Papulopustular rosacea, sometimes referred to as inflammatory rosacea, is a type of skin condition that may sometimes be mistaken for acne.
Researchers do not fully understand the causes for rosacea, though experts think it is due to a combination of genetics and environmental triggers.
Read on to learn more about the symptoms, treatments, and possible triggers for papulopustular rosacea.
Papulopustular rosacea often begins as pus-filled or red bumps that form close together on your skin, according to the American Academy of Dermatology Association (AAD).
Your skin may also feel hot to the touch or itchy along with frequent breakouts. Those with lighter skin may see the rosy-red flush this condition is named for; while those with
The cause of all types of rosacea are not entirely understood, though it may be due to a combination of genetics and environmental triggers.
The best way to avoid rosacea flare-ups is to get to know your triggers and avoid them whenever possible. For example, skip red wine if that seems to aggravate your condition and wear SPF daily if sunlight seems to be a rosacea trigger, which it often is.
Some of the most common rosacea triggers, according to the AAD, are:
- sunlight and high temperatures
- wind and low temperatures
- high stress and exercise
- some medications and supplements
- spicy foods and hot beverages
- food that contains the compound cinnamaldehyde
- hairspray or other hair products
- having the intestinal bacteria H. pylori
- the presence of a skin mite called demodex and the bacterium it carries, Bacillus oleronius
You can also avoid skin care products that contain the following ingredients, which can be harsh for rosacea-prone skin:
- witch hazel
- exfoliating agents
- certain essential oils, including peppermint and eucalyptus
There is not one recommended diet to help combat papulopustular rosacea. However, there is some research and anecdotal evidence showing that certain foods may improve the condition and other food and drinks can make rosacea worse.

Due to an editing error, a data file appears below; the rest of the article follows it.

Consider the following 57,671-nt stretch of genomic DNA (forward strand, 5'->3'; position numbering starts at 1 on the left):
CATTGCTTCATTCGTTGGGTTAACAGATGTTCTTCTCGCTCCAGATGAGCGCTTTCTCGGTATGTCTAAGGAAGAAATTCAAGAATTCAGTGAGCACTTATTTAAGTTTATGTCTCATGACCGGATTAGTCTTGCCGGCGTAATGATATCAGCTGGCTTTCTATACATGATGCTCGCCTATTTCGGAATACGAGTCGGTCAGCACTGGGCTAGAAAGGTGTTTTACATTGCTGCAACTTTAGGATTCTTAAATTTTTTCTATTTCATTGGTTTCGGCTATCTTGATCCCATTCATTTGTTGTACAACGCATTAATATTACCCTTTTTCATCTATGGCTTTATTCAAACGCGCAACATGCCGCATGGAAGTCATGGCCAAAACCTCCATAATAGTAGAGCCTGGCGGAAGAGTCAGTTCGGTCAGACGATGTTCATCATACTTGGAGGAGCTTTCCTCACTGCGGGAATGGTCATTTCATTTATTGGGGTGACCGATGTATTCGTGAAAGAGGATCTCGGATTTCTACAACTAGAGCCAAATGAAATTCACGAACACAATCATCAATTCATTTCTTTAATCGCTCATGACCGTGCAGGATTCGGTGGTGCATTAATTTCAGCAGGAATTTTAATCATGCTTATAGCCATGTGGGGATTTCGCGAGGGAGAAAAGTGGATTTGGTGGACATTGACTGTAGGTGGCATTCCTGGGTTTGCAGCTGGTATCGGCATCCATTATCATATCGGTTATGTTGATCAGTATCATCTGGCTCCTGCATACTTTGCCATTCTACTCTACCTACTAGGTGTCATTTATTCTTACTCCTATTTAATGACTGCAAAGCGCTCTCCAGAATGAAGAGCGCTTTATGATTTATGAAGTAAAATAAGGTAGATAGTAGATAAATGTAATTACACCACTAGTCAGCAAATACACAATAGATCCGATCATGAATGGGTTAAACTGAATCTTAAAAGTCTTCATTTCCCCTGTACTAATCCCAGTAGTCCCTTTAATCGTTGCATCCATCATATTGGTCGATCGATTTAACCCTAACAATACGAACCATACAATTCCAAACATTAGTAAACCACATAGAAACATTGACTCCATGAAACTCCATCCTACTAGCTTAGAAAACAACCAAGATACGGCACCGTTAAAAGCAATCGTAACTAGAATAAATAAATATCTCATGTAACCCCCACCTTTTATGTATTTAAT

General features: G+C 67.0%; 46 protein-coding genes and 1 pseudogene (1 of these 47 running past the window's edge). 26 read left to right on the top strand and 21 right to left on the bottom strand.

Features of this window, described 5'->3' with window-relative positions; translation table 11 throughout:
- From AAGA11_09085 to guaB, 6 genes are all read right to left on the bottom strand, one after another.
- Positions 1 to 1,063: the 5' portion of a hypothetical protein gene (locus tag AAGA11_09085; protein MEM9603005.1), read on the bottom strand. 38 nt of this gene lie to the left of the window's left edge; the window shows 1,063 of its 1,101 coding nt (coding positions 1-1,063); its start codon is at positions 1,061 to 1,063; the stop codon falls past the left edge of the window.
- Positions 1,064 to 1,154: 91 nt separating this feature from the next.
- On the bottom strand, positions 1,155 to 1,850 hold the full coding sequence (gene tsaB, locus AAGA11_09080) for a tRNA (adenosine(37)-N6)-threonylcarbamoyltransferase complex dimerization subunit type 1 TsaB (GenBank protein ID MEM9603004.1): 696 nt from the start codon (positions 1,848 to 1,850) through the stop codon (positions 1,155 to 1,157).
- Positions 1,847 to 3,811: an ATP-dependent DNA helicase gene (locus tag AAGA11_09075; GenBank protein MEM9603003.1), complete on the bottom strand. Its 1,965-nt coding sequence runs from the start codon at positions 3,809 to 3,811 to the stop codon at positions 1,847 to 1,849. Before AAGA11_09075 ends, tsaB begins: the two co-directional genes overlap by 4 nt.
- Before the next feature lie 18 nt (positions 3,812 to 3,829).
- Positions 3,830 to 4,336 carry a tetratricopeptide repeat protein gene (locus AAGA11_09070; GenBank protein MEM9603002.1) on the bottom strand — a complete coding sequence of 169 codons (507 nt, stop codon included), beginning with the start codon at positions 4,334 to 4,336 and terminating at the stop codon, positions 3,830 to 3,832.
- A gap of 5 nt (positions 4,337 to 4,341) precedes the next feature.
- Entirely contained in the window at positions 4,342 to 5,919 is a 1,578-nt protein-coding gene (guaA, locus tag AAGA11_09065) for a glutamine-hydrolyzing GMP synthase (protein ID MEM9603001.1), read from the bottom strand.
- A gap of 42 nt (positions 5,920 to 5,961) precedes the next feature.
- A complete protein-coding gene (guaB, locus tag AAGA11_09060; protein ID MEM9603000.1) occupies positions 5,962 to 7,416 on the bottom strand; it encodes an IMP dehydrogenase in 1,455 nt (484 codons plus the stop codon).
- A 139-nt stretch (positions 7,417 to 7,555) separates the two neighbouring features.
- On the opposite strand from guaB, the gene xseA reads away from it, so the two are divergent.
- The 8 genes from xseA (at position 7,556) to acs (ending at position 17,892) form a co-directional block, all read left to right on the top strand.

Managing your diet may be one step in reducing your overall rosacea symptoms.
- nuts and seeds
- foods that contain zinc
- fiber-rich foods
- fermented foods like pickles
- hot beverages
- spicy dishes
- foods that contain cinnamaldehyde, including:
At any point in your rosacea journey, you should feel empowered to check in with a dermatologist or your physician. However, it’s especially important if you feel like your symptoms are worsening or that you are having regular, severe flare-ups.
Rosacea is likely a lifelong condition that you will need to carefully manage. It can be helpful to seek a therapist or a support group with other people who understand your situation.
There is not currently a cure for rosacea, though symptoms can be managed.
Prescription medications may help reduce the appearance and frequency of rosacea outbreaks, per
- Azelaic acid (gel or cream)
- Metronidazole (gel or cream)
- Minocycline (oral antibiotic)
- Doxycycline (oral antibiotic)
You can also look for over-the-counter products that contain sulfur, and always opt for gentle, nonexfoliating cleansers. If your doctor gives it the OK, laser or light treatment may be helpful — but this option may be best for those with visible blood vessels.
There are also many home remedies for rosacea that show some promise.
For example, per 2012 research, a compress made of cooled green tea may help calm redness. And products containing niacinamide may help to relieve redness associated with skin flushing.
Papulopustular rosacea shows up on your skin as redness and whitehead-filled bumps or pustules on your face that may be mistaken for acne.
While there is no cure for this type of rosacea, certain lifestyle tweaks — such as avoiding very spicy foods and too much time in the sun — may make the chronic skin condition more manageable.
If symptoms persist, a medical professional can recommend treatment or medication to keep the condition at bay.